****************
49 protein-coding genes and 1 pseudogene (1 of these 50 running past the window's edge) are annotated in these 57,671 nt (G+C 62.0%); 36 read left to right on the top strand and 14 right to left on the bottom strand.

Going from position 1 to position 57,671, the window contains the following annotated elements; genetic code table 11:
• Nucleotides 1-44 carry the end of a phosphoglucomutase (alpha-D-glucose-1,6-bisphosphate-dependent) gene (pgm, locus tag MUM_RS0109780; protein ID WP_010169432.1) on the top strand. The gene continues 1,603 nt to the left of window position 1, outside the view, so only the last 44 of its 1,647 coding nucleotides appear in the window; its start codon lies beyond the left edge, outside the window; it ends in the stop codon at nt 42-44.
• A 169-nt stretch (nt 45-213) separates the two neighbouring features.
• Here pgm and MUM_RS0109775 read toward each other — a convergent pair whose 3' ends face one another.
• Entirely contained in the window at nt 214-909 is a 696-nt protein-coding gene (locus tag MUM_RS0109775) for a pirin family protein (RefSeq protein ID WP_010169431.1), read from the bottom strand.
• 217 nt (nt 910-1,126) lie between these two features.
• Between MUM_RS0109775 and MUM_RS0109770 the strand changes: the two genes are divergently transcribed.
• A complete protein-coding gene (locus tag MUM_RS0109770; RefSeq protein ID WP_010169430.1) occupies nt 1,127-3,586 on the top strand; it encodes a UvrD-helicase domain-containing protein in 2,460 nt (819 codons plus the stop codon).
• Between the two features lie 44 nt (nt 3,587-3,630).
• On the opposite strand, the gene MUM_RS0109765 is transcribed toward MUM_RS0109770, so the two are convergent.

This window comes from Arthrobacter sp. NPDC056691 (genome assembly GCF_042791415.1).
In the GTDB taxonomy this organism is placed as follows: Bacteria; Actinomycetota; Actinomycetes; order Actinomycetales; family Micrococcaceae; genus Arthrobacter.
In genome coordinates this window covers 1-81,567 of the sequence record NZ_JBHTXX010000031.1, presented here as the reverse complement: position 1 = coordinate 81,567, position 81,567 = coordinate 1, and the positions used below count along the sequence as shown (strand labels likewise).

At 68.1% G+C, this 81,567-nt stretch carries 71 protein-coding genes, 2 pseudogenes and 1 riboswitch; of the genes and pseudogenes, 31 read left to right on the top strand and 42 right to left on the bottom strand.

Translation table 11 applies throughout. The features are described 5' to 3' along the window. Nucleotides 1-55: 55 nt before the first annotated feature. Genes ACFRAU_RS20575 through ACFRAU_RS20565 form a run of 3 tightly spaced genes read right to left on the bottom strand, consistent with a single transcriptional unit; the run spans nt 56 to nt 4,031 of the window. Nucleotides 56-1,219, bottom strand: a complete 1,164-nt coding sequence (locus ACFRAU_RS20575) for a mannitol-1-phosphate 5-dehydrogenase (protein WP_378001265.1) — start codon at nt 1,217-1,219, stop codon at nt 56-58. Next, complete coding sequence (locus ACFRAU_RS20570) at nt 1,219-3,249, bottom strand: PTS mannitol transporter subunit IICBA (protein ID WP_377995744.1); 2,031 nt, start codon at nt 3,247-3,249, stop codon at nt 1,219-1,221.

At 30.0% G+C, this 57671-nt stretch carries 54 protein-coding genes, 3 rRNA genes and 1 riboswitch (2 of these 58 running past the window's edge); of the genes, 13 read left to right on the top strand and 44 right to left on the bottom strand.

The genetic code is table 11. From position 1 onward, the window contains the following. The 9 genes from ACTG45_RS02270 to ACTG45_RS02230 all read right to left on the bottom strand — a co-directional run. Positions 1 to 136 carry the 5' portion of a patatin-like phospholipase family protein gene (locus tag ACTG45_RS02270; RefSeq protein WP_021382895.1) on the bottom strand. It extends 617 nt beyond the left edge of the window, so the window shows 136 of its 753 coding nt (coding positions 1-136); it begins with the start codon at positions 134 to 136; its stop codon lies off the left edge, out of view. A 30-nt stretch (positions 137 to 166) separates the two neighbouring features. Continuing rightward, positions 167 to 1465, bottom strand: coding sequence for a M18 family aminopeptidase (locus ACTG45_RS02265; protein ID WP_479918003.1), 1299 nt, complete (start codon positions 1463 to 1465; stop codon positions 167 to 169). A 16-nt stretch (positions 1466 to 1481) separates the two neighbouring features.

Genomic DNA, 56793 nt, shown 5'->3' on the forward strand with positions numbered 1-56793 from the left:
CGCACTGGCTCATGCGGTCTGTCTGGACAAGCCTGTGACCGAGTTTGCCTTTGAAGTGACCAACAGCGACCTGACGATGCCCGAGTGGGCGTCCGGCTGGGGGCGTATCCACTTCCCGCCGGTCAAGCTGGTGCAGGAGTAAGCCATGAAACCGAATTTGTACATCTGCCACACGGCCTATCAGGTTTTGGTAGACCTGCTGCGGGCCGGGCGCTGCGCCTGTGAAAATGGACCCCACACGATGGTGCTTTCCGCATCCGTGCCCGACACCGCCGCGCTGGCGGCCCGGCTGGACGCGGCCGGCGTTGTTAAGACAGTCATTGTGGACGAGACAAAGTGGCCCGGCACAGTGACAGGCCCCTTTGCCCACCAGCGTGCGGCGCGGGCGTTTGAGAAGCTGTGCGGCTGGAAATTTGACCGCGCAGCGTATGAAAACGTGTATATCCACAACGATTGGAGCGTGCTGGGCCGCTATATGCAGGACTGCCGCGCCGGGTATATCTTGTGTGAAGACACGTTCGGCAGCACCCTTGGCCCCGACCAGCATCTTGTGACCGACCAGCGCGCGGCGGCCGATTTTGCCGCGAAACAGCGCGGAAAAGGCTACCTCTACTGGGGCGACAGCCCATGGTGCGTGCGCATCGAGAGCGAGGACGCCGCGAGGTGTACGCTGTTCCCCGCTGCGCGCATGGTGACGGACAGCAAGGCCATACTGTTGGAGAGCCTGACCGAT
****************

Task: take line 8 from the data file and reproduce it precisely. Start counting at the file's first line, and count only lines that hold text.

• Between MUM_RS0109775 and MUM_RS0109770 the strand changes: the two genes are divergently transcribed.